The Most Important Meal

  • It helps you think so you won’t doze off during class.

    – Yasmine Donker, 11 years old

    Nine-year-old Keri Thompson has always heard that breakfast is the most important meal of the day, “I don’t know why,” she says, “but they say it a lot.”

    Her classmate, Yasmine Donker knows why. When she skips breakfast she can always tell the difference. “I kind of regret it because I’d be so tired and I’d want to go back to bed,” she says.”

    Experts say there’s a reason for that. Without breakfast, “The system is almost void of glucose to nourish the brain, they can’t think very well (breakfast is) very important,” says school Nutrition Director Wendy McNamee.

    It’s not just how they think. Studies show students who skip breakfast get sick more often, and are more likely to get into fights or disobey their teachers.

    “They tend to be more irritable, cranky, and this just causes more discipline problems,” says McNamee.

    In fact, another study from the Harvard School of Public Health finds that once students did get a good breakfast they had higher attendance, better test scores, lower class disruptions and fewer trips to the school nurse.

    To Donker, that makes perfect sense. “(Breakfast) gets me started and gets my energy worked up.”

    Still, according to federal estimates, as many as ten million kids eligible for school breakfasts aren’t getting it. Countless others aren’t eating breakfast at home because parents are so busy or simply don’t understand the importance of that first meal.

    “Think about your children,” says McNamee, “Think about why you’re sending them to school. To do well academically, to learn about the social aspects of life, and they need to be well fed to be able to do that.”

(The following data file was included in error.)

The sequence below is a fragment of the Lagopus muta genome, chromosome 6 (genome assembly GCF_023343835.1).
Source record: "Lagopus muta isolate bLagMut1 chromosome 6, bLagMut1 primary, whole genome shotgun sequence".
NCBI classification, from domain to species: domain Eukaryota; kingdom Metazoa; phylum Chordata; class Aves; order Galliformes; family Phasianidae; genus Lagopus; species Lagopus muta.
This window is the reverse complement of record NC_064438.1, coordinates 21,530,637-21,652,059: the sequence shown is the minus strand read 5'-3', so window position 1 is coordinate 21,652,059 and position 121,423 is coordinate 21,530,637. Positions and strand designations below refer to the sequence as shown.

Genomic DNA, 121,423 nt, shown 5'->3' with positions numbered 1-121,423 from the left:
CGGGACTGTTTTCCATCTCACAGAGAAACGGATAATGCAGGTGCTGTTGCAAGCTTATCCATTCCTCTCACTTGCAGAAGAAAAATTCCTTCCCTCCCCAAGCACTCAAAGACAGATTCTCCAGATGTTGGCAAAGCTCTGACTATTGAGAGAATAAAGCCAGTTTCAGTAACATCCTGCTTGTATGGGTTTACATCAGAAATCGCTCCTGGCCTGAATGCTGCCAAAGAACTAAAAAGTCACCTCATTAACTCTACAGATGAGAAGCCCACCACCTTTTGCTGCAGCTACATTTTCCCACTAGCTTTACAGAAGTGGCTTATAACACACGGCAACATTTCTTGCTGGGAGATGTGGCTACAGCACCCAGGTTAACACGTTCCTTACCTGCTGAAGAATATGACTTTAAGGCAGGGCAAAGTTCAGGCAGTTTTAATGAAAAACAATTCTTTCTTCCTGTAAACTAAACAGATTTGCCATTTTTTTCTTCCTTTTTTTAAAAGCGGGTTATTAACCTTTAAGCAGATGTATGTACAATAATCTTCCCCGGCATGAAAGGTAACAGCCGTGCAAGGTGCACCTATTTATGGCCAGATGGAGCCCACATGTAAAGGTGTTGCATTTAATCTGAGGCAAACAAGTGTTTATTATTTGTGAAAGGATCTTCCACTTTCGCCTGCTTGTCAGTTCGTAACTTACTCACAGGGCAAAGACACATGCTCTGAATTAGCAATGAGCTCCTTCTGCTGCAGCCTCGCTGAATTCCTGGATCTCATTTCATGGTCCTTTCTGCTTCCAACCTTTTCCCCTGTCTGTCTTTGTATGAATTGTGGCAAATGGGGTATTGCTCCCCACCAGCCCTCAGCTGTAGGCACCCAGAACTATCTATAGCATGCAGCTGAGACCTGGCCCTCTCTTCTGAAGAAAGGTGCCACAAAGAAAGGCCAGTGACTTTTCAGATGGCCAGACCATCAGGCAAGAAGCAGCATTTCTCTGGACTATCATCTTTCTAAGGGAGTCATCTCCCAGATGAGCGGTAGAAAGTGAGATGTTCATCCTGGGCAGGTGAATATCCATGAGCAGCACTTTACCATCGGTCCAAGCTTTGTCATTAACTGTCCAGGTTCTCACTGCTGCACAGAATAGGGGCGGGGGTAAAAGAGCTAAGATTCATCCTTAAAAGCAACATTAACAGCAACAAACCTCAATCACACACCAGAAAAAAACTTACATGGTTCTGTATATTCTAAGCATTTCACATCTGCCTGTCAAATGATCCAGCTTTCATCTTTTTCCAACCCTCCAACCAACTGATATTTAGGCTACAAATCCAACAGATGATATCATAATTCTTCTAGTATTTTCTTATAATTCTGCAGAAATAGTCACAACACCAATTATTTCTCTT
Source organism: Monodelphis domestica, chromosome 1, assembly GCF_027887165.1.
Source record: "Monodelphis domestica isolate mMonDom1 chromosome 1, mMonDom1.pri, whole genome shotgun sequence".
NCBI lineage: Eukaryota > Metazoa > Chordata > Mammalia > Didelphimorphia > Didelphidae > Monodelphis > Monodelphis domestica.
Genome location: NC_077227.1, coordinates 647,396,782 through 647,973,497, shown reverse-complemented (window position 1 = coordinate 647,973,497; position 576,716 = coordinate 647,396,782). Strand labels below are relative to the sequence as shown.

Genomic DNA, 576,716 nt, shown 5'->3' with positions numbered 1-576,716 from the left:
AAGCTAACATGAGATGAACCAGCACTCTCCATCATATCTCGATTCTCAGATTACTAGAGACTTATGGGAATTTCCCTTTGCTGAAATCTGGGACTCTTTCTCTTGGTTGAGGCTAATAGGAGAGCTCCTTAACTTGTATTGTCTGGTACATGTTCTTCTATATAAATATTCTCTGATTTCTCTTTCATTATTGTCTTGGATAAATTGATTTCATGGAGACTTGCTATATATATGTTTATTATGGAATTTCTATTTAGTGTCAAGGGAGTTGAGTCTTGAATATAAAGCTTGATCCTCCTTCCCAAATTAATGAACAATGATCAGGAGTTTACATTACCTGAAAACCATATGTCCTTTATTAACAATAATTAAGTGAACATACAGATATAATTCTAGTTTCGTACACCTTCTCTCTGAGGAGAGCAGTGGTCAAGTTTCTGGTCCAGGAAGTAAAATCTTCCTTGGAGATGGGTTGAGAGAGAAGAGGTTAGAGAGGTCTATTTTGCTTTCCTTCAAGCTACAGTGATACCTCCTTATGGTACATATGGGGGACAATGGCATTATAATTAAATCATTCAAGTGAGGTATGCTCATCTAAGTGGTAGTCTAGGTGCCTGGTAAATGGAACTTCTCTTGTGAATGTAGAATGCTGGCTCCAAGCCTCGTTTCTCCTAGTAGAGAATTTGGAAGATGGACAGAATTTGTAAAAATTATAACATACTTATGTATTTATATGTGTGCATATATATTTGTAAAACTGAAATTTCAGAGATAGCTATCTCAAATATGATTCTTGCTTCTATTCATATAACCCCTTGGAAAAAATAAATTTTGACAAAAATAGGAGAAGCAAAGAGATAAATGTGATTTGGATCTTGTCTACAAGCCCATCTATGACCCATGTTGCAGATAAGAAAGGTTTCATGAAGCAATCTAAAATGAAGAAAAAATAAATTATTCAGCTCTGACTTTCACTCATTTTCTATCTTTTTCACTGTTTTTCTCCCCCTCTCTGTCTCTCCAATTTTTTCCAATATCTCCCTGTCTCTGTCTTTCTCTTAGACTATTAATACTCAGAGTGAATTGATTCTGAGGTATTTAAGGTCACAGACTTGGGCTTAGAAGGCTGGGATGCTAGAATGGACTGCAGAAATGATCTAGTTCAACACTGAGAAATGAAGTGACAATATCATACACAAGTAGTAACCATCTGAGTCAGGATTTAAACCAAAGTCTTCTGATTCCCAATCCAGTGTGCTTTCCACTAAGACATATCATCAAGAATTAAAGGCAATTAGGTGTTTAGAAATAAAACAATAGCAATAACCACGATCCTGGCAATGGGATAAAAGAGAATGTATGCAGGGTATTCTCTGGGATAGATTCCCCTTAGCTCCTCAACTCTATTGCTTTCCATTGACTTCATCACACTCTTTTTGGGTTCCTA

Breakfast is Good

    We all know that breakfast is the “most important meal of the day.” But American children aren’t eating their breakfast, despite its availability in most schools.  According to the anti-hunger organization Project Bread, in the state of Massachusetts, 48 percent of public schools have to offer free breakfast, and another 22 percent choose to give it.  Still, only 34 percent of disadvantaged students take advantage of the program.

    The school breakfast program was established after Congress enacted the Child Nutrition Act of 1966. The program grew out of research showing children who skipped breakfast had a difficult time concentrating at school and paying attention. Today, nearly 80,000 schools nation-wide offer a breakfast program.

    Despite easy access to breakfast programs, children are still not eating breakfast, at school or at home.  Statistics show almost half of all girls and one-third of boys do not eat breakfast regularly.

    So why is breakfast so important?  Ohio State University suggests considering the following before rushing the kids off hungry in the morning:

    • The hunger resulting from skipping breakfast may cause children to exhibit nervousness, irritability, disinterest in learning, listlessness and lack of concentration. Students may be fatigued, bored and apathetic.